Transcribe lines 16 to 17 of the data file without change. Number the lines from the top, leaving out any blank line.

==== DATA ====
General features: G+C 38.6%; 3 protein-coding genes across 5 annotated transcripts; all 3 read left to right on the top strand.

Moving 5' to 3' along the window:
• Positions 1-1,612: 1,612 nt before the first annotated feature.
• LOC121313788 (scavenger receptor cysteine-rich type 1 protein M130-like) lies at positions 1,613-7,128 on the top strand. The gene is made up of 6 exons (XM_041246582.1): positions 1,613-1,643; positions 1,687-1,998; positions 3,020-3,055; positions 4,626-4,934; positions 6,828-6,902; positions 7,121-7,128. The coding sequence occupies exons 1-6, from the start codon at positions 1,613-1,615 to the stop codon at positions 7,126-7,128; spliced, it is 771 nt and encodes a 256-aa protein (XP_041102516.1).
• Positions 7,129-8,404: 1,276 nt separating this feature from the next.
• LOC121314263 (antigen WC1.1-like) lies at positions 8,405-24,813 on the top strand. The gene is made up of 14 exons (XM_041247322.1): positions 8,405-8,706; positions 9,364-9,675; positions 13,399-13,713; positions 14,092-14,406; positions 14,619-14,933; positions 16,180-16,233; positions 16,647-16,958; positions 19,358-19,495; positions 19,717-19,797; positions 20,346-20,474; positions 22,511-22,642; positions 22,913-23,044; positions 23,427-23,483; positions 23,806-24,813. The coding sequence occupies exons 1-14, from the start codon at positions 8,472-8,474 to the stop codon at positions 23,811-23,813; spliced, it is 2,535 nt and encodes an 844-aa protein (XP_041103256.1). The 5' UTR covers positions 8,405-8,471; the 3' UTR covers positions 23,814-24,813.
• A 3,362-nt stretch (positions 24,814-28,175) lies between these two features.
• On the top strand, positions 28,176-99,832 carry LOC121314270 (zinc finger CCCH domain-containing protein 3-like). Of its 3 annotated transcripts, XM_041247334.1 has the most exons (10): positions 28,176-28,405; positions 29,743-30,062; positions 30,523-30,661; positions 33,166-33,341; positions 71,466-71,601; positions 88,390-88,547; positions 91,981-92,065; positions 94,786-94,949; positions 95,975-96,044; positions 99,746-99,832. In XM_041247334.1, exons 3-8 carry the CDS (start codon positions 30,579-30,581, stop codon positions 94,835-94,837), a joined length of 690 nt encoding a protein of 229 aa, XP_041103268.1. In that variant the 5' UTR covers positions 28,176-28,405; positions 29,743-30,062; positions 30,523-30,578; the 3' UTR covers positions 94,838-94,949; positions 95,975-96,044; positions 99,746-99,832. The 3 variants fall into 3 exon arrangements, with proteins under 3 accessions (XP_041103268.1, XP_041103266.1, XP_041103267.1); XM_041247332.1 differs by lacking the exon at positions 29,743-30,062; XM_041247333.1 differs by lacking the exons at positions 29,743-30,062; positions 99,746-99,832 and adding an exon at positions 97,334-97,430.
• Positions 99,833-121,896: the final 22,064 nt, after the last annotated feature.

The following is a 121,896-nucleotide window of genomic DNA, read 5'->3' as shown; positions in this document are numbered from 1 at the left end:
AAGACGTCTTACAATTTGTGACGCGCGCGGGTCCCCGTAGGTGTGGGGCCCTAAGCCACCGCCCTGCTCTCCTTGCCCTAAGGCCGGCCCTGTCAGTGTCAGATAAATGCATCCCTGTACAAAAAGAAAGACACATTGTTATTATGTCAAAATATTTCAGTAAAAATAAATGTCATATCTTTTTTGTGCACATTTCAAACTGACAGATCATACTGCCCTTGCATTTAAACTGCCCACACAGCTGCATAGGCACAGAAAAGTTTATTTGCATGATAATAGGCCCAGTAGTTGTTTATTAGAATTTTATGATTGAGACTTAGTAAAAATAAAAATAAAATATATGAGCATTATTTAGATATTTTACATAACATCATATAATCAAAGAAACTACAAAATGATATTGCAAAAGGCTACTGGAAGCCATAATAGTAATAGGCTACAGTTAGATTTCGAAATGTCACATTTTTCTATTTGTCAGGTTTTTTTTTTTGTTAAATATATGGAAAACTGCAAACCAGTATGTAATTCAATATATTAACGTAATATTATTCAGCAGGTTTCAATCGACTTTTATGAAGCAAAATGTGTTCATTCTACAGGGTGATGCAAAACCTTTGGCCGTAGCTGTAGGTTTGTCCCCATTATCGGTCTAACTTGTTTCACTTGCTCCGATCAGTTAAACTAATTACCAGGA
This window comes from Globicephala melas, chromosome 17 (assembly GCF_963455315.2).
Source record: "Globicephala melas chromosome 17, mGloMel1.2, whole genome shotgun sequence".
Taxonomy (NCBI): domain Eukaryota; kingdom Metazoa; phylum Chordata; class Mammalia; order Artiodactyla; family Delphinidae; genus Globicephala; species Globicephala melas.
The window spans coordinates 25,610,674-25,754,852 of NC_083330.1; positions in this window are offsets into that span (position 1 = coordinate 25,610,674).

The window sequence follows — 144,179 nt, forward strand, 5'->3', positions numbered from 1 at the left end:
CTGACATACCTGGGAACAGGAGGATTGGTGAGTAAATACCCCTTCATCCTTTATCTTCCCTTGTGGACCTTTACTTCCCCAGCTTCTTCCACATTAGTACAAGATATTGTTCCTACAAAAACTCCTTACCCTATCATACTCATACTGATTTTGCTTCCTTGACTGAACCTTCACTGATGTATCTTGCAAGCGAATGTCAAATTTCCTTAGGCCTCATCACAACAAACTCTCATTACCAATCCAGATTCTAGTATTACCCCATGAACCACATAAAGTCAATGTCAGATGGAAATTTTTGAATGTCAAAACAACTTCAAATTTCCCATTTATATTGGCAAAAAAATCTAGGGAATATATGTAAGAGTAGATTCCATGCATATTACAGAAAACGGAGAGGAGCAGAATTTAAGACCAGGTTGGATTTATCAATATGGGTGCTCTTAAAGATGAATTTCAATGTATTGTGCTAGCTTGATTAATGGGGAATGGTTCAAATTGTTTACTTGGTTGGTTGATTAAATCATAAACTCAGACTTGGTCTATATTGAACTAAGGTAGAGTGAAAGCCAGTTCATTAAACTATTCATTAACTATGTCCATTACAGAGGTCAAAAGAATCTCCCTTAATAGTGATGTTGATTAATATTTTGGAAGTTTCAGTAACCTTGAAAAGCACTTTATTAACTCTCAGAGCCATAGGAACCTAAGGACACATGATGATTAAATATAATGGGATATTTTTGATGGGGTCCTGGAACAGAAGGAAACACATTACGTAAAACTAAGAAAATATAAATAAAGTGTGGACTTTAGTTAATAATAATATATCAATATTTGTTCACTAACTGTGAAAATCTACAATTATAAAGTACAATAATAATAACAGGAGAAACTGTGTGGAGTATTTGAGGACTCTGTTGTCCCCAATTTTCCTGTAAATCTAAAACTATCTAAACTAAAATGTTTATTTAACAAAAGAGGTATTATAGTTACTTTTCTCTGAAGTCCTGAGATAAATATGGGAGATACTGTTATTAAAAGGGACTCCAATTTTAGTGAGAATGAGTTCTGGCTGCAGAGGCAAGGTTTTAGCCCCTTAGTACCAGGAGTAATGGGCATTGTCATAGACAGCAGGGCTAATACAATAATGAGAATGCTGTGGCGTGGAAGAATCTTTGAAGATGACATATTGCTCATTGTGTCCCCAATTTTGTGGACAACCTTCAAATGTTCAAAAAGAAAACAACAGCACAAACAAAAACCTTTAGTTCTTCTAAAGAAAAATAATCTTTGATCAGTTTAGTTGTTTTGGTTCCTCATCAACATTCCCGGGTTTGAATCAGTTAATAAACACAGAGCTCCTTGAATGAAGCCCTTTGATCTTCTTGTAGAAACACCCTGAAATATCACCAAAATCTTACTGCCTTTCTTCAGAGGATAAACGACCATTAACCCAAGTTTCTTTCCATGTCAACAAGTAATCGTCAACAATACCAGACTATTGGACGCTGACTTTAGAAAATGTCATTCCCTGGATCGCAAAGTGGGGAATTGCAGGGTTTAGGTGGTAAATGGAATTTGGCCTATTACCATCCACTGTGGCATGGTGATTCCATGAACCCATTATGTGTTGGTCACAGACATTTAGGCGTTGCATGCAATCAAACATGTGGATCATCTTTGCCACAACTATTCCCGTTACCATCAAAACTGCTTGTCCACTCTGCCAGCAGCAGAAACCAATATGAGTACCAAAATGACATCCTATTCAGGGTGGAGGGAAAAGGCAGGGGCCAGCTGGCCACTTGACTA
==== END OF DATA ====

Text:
The window sequence follows — 144,179 nt, forward strand, 5'->3', positions numbered from 1 at the left end:
CTGACATACCTGGGAACAGGAGGATTGGTGAGTAAATACCCCTTCATCCTTTATCTTCCCTTGTGGACCTTTACTTCCCCAGCTTCTTCCACATTAGTACAAGATATTGTTCCTACAAAAACTCCTTACCCTATCATACTCATACTGATTTTGCTTCCTTGACTGAACCTTCACTGATGTATCTTGCAAGCGAATGTCAAATTTCCTTAGGCCTCATCACAACAAACTCTCATTACCAATCCAGATTCTAGTATTACCCCATGAACCACATAAAGTCAATGTCAGATGGAAATTTTTGAATGTCAAAACAACTTCAAATTTCCCATTTATATTGGCAAAAAAATCTAGGGAATATATGTAAGAGTAGATTCCATGCATATTACAGAAAACGGAGAGGAGCAGAATTTAAGACCAGGTTGGATTTATCAATATGGGTGCTCTTAAAGATGAATTTCAATGTATTGTGCTAGCTTGATTAATGGGGAATGGTTCAAATTGTTTACTTGGTTGGTTGATTAAATCATAAACTCAGACTTGGTCTATATTGAACTAAGGTAGAGTGAAAGCCAGTTCATTAAACTATTCATTAACTATGTCCATTACAGAGGTCAAAAGAATCTCCCTTAATAGTGATGTTGATTAATATTTTGGAAGTTTCAGTAACCTTGAAAAGCACTTTATTAACTCTCAGAGCCATAGGAACCTAAGGACACATGATGATTAAATATAATGGGATATTTTTGATGGGGTCCTGGAACAGAAGGAAACACATTACGTAAAACTAAGAAAATATAAATAAAGTGTGGACTTTAGTTAATAATAATATATCAATATTTGTTCACTAACTGTGAAAATCTACAATTATAAAGTACAATAATAATAACAGGAGAAACTGTGTGGAGTATTTGAGGACTCTGTTGTCCCCAATTTTCCTGTAAATCTAAAACTATCTAAACTAAAATGTTTATTTAACAAAAGAGGTATTATAGTTACTTTTCTCTGAAGTCCTGAGATAAATATGGGAGATACTGTTATTAAAAGGGACTCCAATTTTAGTGAGAATGAGTTCTGGCTGCAGAGGCAAGGTTTTAGCCCCTTAGTACCAGGAGTAATGGGCATTGTCATAGACAGCAGGGCTAATACAATAATGAGAATGCTGTGGCGTGGAAGAATCTTTGAAGATGACATATTGCTCATTGTGTCCCCAATTTTGTGGACAACCTTCAAATGTTCAAAAAGAAAACAACAGCACAAACAAAAACCTTTAGTTCTTCTAAAGAAAAATAATCTTTGATCAGTTTAGTTGTTTTGGTTCCTCATCAACATTCCCGGGTTTGAATCAGTTAATAAACACAGAGCTCCTTGAATGAAGCCCTTTGATCTTCTTGTAGAAACACCCTGAAATATCACCAAAATCTTACTGCCTTTCTTCAGAGGATAAACGACCATTAACCCAAGTTTCTTTCCATGTCAACAAGTAATCGTCAACAATACCAGACTATTGGACGCTGACTTTAGAAAATGTCATTCCCTGGATCGCAAAGTGGGGAATTGCAGGGTTTAGGTGGTAAATGGAATTTGGCCTATTACCATCCACTGTGGCATGGTGATTCCATGAACCCATTATGTGTTGGTCACAGACATTTAGGCGTTGCATGCAATCAAACATGTGGATCATCTTTGCCACAACTATTCCCGTTACCATCAAAACTGCTTGTCCACTCTGCCAGCAGCAGAAACCAATATGAGTACCAAAATGACATCCTATTCAGGGTGGAGGGAAAAGGCAGGGGCCAGCTGGCCACTTGACTA